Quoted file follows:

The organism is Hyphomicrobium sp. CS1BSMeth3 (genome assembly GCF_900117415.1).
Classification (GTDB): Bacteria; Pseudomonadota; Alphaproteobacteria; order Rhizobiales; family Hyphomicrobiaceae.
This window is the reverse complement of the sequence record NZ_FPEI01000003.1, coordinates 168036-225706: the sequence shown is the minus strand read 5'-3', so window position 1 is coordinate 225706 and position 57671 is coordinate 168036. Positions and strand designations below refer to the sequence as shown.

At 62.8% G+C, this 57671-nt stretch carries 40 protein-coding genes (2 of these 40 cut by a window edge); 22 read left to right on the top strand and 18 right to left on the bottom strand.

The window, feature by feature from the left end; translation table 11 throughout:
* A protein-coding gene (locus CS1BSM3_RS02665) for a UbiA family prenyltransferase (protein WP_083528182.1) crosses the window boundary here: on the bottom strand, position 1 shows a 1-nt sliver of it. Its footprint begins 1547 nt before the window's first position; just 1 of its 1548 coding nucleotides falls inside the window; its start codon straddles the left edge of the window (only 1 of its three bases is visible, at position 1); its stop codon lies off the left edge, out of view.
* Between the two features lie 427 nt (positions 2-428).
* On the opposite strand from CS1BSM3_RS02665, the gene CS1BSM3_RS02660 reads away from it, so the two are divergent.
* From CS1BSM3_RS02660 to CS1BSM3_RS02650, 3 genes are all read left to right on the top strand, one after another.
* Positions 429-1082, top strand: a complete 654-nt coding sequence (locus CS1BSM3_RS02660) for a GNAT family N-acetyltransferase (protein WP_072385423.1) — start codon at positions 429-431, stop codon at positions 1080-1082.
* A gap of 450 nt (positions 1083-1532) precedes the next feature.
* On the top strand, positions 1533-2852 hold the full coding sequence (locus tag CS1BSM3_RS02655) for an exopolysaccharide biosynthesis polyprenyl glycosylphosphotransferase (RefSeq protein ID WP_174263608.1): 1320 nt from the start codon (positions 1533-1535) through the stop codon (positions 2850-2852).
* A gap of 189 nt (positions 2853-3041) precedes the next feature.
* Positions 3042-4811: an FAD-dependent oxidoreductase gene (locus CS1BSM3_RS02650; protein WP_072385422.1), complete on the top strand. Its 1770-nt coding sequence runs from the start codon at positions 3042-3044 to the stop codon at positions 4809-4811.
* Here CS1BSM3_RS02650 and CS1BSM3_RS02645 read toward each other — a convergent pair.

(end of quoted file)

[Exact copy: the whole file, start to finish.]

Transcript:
The organism is Hyphomicrobium sp. CS1BSMeth3 (genome assembly GCF_900117415.1).
Classification (GTDB): Bacteria; Pseudomonadota; Alphaproteobacteria; order Rhizobiales; family Hyphomicrobiaceae.
This window is the reverse complement of the sequence record NZ_FPEI01000003.1, coordinates 168036-225706: the sequence shown is the minus strand read 5'-3', so window position 1 is coordinate 225706 and position 57671 is coordinate 168036. Positions and strand designations below refer to the sequence as shown.

At 62.8% G+C, this 57671-nt stretch carries 40 protein-coding genes (2 of these 40 cut by a window edge); 22 read left to right on the top strand and 18 right to left on the bottom strand.

The window, feature by feature from the left end; translation table 11 throughout:
* A protein-coding gene (locus CS1BSM3_RS02665) for a UbiA family prenyltransferase (protein WP_083528182.1) crosses the window boundary here: on the bottom strand, position 1 shows a 1-nt sliver of it. Its footprint begins 1547 nt before the window's first position; just 1 of its 1548 coding nucleotides falls inside the window; its start codon straddles the left edge of the window (only 1 of its three bases is visible, at position 1); its stop codon lies off the left edge, out of view.
* Between the two features lie 427 nt (positions 2-428).
* On the opposite strand from CS1BSM3_RS02665, the gene CS1BSM3_RS02660 reads away from it, so the two are divergent.
* From CS1BSM3_RS02660 to CS1BSM3_RS02650, 3 genes are all read left to right on the top strand, one after another.
* Positions 429-1082, top strand: a complete 654-nt coding sequence (locus CS1BSM3_RS02660) for a GNAT family N-acetyltransferase (protein WP_072385423.1) — start codon at positions 429-431, stop codon at positions 1080-1082.
* A gap of 450 nt (positions 1083-1532) precedes the next feature.
* On the top strand, positions 1533-2852 hold the full coding sequence (locus tag CS1BSM3_RS02655) for an exopolysaccharide biosynthesis polyprenyl glycosylphosphotransferase (RefSeq protein ID WP_174263608.1): 1320 nt from the start codon (positions 1533-1535) through the stop codon (positions 2850-2852).
* A gap of 189 nt (positions 2853-3041) precedes the next feature.
* Positions 3042-4811: an FAD-dependent oxidoreductase gene (locus CS1BSM3_RS02650; protein WP_072385422.1), complete on the top strand. Its 1770-nt coding sequence runs from the start codon at positions 3042-3044 to the stop codon at positions 4809-4811.
* Here CS1BSM3_RS02650 and CS1BSM3_RS02645 read toward each other — a convergent pair.